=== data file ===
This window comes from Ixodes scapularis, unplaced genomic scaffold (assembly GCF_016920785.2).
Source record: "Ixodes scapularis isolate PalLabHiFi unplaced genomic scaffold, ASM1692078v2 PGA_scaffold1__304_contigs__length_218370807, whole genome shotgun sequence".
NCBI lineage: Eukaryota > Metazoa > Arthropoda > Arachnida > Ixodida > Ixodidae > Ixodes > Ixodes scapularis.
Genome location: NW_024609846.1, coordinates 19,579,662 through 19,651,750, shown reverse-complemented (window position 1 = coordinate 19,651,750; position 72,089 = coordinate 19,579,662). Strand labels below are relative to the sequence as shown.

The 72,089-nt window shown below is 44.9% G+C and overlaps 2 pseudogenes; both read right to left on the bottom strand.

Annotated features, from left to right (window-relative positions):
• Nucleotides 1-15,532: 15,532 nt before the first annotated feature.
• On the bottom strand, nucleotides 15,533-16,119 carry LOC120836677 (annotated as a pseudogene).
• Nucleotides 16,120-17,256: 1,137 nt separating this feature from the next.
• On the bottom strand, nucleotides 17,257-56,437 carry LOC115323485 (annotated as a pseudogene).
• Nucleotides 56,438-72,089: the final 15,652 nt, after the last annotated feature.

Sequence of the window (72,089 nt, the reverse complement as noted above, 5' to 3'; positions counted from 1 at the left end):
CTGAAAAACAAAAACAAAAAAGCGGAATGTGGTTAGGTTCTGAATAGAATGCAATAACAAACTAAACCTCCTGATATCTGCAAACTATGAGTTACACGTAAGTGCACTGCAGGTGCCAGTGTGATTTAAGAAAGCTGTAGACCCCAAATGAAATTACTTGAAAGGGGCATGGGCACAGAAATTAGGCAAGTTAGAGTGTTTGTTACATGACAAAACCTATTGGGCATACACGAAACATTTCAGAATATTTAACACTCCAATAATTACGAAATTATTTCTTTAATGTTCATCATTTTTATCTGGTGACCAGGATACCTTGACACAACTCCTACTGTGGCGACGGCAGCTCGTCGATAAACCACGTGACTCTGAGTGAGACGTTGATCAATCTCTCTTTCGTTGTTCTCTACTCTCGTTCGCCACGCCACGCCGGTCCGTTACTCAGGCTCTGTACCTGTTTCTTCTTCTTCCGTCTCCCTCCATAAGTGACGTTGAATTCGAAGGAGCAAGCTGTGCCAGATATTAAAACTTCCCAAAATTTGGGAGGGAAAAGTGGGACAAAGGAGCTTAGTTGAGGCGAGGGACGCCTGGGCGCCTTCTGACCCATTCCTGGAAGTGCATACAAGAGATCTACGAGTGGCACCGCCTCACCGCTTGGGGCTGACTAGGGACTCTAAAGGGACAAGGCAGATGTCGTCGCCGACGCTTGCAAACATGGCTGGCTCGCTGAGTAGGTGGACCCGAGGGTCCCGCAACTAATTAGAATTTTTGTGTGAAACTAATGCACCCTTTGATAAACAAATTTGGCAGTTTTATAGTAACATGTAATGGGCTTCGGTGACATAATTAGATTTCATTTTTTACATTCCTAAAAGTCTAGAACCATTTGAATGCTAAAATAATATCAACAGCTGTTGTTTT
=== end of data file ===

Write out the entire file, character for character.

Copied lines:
This window comes from Ixodes scapularis, unplaced genomic scaffold (assembly GCF_016920785.2).
Source record: "Ixodes scapularis isolate PalLabHiFi unplaced genomic scaffold, ASM1692078v2 PGA_scaffold1__304_contigs__length_218370807, whole genome shotgun sequence".
NCBI lineage: Eukaryota > Metazoa > Arthropoda > Arachnida > Ixodida > Ixodidae > Ixodes > Ixodes scapularis.
Genome location: NW_024609846.1, coordinates 19,579,662 through 19,651,750, shown reverse-complemented (window position 1 = coordinate 19,651,750; position 72,089 = coordinate 19,579,662). Strand labels below are relative to the sequence as shown.

The 72,089-nt window shown below is 44.9% G+C and overlaps 2 pseudogenes; both read right to left on the bottom strand.

Annotated features, from left to right (window-relative positions):
• Nucleotides 1-15,532: 15,532 nt before the first annotated feature.
• On the bottom strand, nucleotides 15,533-16,119 carry LOC120836677 (annotated as a pseudogene).
• Nucleotides 16,120-17,256: 1,137 nt separating this feature from the next.
• On the bottom strand, nucleotides 17,257-56,437 carry LOC115323485 (annotated as a pseudogene).
• Nucleotides 56,438-72,089: the final 15,652 nt, after the last annotated feature.

Sequence of the window (72,089 nt, the reverse complement as noted above, 5' to 3'; positions counted from 1 at the left end):
CTGAAAAACAAAAACAAAAAAGCGGAATGTGGTTAGGTTCTGAATAGAATGCAATAACAAACTAAACCTCCTGATATCTGCAAACTATGAGTTACACGTAAGTGCACTGCAGGTGCCAGTGTGATTTAAGAAAGCTGTAGACCCCAAATGAAATTACTTGAAAGGGGCATGGGCACAGAAATTAGGCAAGTTAGAGTGTTTGTTACATGACAAAACCTATTGGGCATACACGAAACATTTCAGAATATTTAACACTCCAATAATTACGAAATTATTTCTTTAATGTTCATCATTTTTATCTGGTGACCAGGATACCTTGACACAACTCCTACTGTGGCGACGGCAGCTCGTCGATAAACCACGTGACTCTGAGTGAGACGTTGATCAATCTCTCTTTCGTTGTTCTCTACTCTCGTTCGCCACGCCACGCCGGTCCGTTACTCAGGCTCTGTACCTGTTTCTTCTTCTTCCGTCTCCCTCCATAAGTGACGTTGAATTCGAAGGAGCAAGCTGTGCCAGATATTAAAACTTCCCAAAATTTGGGAGGGAAAAGTGGGACAAAGGAGCTTAGTTGAGGCGAGGGACGCCTGGGCGCCTTCTGACCCATTCCTGGAAGTGCATACAAGAGATCTACGAGTGGCACCGCCTCACCGCTTGGGGCTGACTAGGGACTCTAAAGGGACAAGGCAGATGTCGTCGCCGACGCTTGCAAACATGGCTGGCTCGCTGAGTAGGTGGACCCGAGGGTCCCGCAACTAATTAGAATTTTTGTGTGAAACTAATGCACCCTTTGATAAACAAATTTGGCAGTTTTATAGTAACATGTAATGGGCTTCGGTGACATAATTAGATTTCATTTTTTACATTCCTAAAAGTCTAGAACCATTTGAATGCTAAAATAATATCAACAGCTGTTGTTTT